As Russia`s central bank struggles to shield the ruble from the standoff over Ukraine, Vasily Isaev it may already be too little, too late to save his plans for a vacation in Italy. “If you get your salary in rubles, a trip to the beach in Europe is going to be difficult this year,” said the 37-year- old sales manager, looking up from his English homework in the park near Tverskoy Boulevard in central Moscow. “We`re going to Bulgaria instead of Italy this year and we`re renting an apartment a little further away from the sea.” Consumers like Isaev, spending more than a few months ago to fill a shopping cart with everyday items, may be squeezed most by the currency`s decline as inflation quickens. Wobbling consumption threatens to knock out another pillar of the economy reeling from sanctions that stoked capital flight. Unruffled by the central bank`s emergency measures, the ruble has declined as an expanding list of U.S. and European Union sanctions in response to President Vladimir Putin`s actions in Ukraine sparked a selloff of Russian assets. The ruble has weakened 8 percent this year, the second-worst performance after the Argentine peso among 24 emerging-market currencies tracked by Bloomberg. The central bank has been trying to halt the decline by raising its benchmark interest rate twice in the last two months by a total of 2 percentage points. The ruble`s weakening is increasing the cost of living by making imported goods more expensive.
17.05.2014 12:18 Russia PM: Country`s GDP will decline in Q2
Russia`s Prime Minister says the country`s Gross Domestic Product will decline to between 0 and 0.1 percent in the second quarter. His comments comes just after the the European Bank for Reconstruction and Development said that Russia`s economy will slip into recession with the conflict between Russia and Ukraine taking its toll. In the short term Russia`s economic growth would virtually stagnate, said Prime Minister Medvedev. For the year the conservative forecast from Russia`s Ministry of Economic Development has the economy growing by 0.5%. Europe`s Bank for Reconstruction and Development predicts Russia will slip into recession and the average regional growth rate will grind to a halt from 2014-5. Much of this has been put down to the ongoing crisis over Ukraine and resultant sanctions. Both the EU and US have now targeted individuals and companies in Russia and Crimea with asset freezes and visa bans which have intensified capital flight, already running higher so far this year than in all of 2013. For 2015 Russia`s Economic Development Ministry puts the conservative GDP growth for Russia`s economy at 2 to 2.4%. An energy dispute also threatens Russia`s economy in the longer term. Russian President Vladimir Putin says gas supplies to Ukraine will be switched off in June if payments aren`t made. Russian state oil giant Gazprom says the total debt amounts to $3.5 billion, which Ukraine disputes. The EU, currently Moscow`s biggest customer, has started to look at diversifying its gas supply away from Russia while Russia is looking to seal a deal with China to diversify its energy exports.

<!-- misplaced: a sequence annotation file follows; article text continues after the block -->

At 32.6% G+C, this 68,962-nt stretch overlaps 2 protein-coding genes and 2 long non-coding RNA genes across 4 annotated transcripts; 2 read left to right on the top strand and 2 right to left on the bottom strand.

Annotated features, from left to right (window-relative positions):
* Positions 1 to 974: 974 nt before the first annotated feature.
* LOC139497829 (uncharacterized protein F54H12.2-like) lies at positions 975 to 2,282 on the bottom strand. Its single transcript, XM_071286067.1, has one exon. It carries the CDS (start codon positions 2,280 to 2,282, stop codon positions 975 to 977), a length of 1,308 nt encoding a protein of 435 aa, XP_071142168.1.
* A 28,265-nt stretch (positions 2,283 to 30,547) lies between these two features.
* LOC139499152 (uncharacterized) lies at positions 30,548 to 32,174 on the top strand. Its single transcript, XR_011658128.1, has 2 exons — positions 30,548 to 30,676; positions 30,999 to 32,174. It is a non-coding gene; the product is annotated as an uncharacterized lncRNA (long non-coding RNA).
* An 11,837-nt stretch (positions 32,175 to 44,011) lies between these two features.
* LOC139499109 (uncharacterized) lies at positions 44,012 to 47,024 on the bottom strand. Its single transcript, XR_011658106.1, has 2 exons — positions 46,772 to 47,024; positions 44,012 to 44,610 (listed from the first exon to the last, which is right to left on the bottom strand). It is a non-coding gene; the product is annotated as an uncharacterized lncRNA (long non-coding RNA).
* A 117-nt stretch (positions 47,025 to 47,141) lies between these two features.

12.05.2014 20:28 World Bank: Australia No. 4 Most Expensive Economy in the World
The World Bank has declared Australia one of the most expensive countries in the G20 economy. Australia`s cost of goods and services makes it at par with other expensive European countries like Denmark, Norway, Sweden and Switzerland. According to the World Bank, Australia ranks fourth out of 177 countries around the world based on price level index (PLI) which includes exchange rates and purchasing power in 2011. Economists believe Australia`s cost of goods and services have increased due to the mining boom, high exchange rate and "unbroken" economic growth for 22 years. They also cited low unemployment rate, high labour costs and oligopolistic major industries as the main drivers of high local prices. The World Bank study revealed that the most expensive economies are part of the Eurostat-OECD region, with the exception of Bermuda. Switzerland was declared the most expensive economy, followed by Norway and Bermuda in second and third places, respectively. Denmark followed Australia in fifth place. Sweden, Japan, Finland, Luxembourg and Canada were included in the Top 10 most expensive countries. In its latest regional report released in April, the IMF has downgraded its growth forecast for Australia since October 2013 from 2.6 per cent to in 2014 to 2.7 per cent in 2015. The Washington-based institution has previously expected Australia`s economy to grow between 2.8 and 2.9 per cent. The IMF said Australia`s economy is expected to grow below the trend since investments in the mining boom have reached its peak and is now on a declining phase.